Inon Barnatan

Inon Barnatan  

Inon Barnatan believes his greatest strength as a concert pianist is a pure enjoyment of performing.

The 42-year-old Israeli native, whom the New York Times describes as “one of the most admired pianists of his generation,” joins the Arizona Musicfest Festival Orchestra for a performance of Rachmaninoff’s Piano Concerto No. 2 on Feb. 24 at 7:30 p.m.

In a phone interview, Barnatan said, “I really enjoy myself when I perform. I don’t think of it as a source of stress or anxiety. I am able to perform without concentrating too much on my own self or ego.”

Barnatan’s performance is one of 30 events in the festival’s 2021-2022 season. This season also marks a return to live indoor concerts in north Scottsdale.

Barnatan has established a unique and varied career, equally celebrated as a soloist, curator and collaborator. Now based in New York City, Barnatan served as the inaugural Artist-in-Association of the New York Philharmonic for three seasons beginning in 2014.

The recipient of the Avery Fisher Career Grant and Lincoln Center’s Martin E. Segal Award, Barnatan is also a sought-after recitalist and chamber musician. In 2019, he embarked on his first season as music director of La Jolla Music Society’s SummerFest in California. In the 2019-2020 season, he played solo recitals at Carnegie’s Zankel Hall and London’s Wigmore Hall and reunited for a European tour with his frequent recital partner, cellist Alisa Weilerstein.

The most important career advice he has received underlies his approach to performing. “That it’s not about you. You’re not that important. The more you try to insert yourself, the more you interfere as a performer. There’s no way that you won’t express yourself, but you shouldn’t try too hard. Let the music speak.”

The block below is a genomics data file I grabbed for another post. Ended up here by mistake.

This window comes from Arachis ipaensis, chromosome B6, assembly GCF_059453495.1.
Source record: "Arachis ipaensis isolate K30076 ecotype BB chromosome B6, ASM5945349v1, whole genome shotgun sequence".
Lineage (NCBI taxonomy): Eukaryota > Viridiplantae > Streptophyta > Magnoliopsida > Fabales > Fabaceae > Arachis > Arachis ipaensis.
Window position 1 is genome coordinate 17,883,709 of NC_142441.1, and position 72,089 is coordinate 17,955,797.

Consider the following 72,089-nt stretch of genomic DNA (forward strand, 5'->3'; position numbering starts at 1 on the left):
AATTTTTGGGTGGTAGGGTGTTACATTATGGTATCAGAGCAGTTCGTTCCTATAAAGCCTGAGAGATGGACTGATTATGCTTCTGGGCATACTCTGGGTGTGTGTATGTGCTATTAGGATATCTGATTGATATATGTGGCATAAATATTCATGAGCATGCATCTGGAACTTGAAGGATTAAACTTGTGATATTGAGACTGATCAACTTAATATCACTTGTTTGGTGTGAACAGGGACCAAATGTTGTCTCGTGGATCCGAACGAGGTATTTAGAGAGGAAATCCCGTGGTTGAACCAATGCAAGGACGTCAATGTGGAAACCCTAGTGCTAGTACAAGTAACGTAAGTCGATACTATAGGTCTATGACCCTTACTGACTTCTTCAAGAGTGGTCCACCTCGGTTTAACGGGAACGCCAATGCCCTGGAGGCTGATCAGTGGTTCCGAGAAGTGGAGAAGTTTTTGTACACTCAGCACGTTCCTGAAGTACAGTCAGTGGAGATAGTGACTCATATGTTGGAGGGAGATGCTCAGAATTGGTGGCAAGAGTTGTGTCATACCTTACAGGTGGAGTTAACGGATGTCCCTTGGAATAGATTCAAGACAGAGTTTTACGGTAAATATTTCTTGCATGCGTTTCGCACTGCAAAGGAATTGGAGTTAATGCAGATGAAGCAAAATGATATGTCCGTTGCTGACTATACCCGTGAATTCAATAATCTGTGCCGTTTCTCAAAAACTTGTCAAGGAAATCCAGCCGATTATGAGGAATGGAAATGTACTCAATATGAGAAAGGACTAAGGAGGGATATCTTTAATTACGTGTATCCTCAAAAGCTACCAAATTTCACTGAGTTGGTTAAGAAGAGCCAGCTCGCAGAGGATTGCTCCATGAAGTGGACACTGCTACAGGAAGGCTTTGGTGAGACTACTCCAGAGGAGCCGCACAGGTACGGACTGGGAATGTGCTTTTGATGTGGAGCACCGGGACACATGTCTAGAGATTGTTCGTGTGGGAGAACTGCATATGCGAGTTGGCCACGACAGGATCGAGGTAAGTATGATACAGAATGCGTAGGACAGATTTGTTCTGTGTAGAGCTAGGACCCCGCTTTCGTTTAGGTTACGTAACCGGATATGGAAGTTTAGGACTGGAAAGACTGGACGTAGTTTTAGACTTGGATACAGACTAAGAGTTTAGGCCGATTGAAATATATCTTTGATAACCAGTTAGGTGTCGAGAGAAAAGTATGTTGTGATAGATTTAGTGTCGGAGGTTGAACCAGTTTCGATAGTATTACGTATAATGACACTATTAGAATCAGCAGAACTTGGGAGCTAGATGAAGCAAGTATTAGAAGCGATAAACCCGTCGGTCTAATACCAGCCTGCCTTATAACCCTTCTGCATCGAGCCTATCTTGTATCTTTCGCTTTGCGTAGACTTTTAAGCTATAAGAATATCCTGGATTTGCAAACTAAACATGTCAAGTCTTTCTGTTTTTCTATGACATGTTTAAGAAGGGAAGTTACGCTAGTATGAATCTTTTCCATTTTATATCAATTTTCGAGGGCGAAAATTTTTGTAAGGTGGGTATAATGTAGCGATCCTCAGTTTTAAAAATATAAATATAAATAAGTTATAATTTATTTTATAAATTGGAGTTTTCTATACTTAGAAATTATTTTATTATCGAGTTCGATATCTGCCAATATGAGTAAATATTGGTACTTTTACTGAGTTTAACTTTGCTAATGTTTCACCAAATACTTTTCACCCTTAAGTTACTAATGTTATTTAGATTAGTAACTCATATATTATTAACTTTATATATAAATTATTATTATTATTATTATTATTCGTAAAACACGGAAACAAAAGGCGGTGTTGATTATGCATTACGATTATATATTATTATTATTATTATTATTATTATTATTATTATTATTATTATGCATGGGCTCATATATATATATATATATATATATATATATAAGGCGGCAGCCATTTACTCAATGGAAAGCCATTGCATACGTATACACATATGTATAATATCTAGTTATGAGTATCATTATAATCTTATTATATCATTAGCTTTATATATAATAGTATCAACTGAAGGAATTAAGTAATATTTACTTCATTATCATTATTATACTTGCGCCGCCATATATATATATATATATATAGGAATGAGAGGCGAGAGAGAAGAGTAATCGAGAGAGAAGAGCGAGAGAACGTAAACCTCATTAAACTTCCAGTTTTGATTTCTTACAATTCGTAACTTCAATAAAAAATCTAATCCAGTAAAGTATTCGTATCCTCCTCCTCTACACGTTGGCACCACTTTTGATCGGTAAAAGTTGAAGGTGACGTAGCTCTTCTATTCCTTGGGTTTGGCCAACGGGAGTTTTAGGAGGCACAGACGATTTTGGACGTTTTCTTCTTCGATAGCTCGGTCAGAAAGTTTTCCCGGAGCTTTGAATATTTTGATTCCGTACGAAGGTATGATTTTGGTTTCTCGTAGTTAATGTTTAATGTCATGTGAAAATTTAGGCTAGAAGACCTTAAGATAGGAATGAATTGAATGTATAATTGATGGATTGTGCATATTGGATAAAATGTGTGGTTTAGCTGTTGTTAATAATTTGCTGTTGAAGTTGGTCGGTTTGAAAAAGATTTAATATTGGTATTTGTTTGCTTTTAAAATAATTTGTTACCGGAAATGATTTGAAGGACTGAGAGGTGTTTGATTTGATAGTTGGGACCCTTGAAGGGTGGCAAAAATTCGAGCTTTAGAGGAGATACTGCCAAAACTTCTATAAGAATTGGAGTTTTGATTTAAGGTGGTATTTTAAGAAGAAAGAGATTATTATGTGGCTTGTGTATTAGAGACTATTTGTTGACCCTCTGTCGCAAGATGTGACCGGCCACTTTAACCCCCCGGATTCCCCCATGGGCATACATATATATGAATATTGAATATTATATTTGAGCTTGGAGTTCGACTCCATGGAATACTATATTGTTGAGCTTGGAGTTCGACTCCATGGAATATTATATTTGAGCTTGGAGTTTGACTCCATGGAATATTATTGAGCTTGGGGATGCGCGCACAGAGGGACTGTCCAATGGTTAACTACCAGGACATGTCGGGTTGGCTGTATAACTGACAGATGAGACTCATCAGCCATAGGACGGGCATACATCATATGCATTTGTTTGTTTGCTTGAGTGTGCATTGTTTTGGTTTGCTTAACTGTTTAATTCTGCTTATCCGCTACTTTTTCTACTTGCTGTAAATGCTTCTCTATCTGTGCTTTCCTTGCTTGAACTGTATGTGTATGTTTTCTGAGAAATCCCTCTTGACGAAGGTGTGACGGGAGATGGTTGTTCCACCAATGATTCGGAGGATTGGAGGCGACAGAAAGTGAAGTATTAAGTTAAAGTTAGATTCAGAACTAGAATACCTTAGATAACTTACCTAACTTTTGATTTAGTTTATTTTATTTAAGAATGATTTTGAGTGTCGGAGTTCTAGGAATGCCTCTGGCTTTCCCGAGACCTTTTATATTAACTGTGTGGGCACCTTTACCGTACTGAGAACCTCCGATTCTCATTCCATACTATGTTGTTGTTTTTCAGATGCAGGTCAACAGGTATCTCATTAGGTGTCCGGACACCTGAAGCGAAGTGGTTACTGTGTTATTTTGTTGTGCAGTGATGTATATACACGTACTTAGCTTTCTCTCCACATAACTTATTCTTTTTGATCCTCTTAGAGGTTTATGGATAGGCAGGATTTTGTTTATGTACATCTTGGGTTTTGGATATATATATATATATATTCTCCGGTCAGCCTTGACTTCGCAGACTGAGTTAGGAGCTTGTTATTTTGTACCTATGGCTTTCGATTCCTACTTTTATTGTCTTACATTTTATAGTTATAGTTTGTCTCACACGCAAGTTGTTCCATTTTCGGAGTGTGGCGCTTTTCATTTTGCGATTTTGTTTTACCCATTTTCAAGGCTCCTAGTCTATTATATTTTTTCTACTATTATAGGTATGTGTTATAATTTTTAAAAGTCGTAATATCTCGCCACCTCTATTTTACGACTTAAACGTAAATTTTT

During the pre-pandemic period of the 2019-2000 season, Barnatan played with the symphony orchestras of Minnesota, Dresden, Barcelona, Stockholm, Ottawa, Innsbruck, Tenerife and Los Angeles. He recreated Beethoven’s legendary 1808 concert with the Cincinnati Symphony and finished recording the complete Beethoven piano concertos with Alan Gilbert and the Academy of St. Martin in the Fields.

Barnatan studied at the Royal Academy of Music and he recalls his teachers as his greatest artistic influence. Among several instructors, he studied under Maria Curcio, who was a student of one of the most legendary pianists of the 20th century, Arthur Schnabel. He also remembers the influence of Leon Fleisher, an American pianist and conductor. “Those were kind of by far the most important influence and inspiration.”

He is passionate about delivering the music itself to audiences. “It’s the most expressive way a person can communicate, in some ways more powerful than words. As a performer I think of ourselves as actors — conduits between the music and the audience.

“You want people to love it as much as you do and you want to convince them that what it is that you are playing is the most important thing in that particular moment.”

Barnatan’s career didn’t pause with the pandemic. When public concerts stopped, Barnatan recorded concert films and streamed performances with numerous orchestras, including the Boston, Pittsburgh, Atlanta, Detroit, New Jersey and San Diego symphony orchestras. He conducted Mozart and Beethoven concertos from the keyboard with the Seattle Symphony, performed the U.S. premiere of Matthias Pintscher’s piano concerto with the New World Symphony, and played numerous recitals and chamber music performances online.

His live performance with the Chicago Symphony Orchestra at the beginning of January “felt like a real triumph finally being able to play a concert live.”

Barnatan’s favorite performances in his career mark the beginnings of longstanding relationships. He names conductor Adam Gilbert and cellist Alisa Weilerstein among his best collaborators.

Barnatan began playing piano when he was three and a half years old in Tel Aviv. “My mother had a piano in the house and I apparently gravitated towards it very soon and started picking out tunes and telling her she was playing wrong notes.

“I don’t feel like it was ever a choice,” he said of his music career. “From a very young age, it’s just what I did and what I knew. There was never a question of it.” JN

For concert tickets and schedule, visit

Ellen Braunstein is a freelance writer based in Chicago.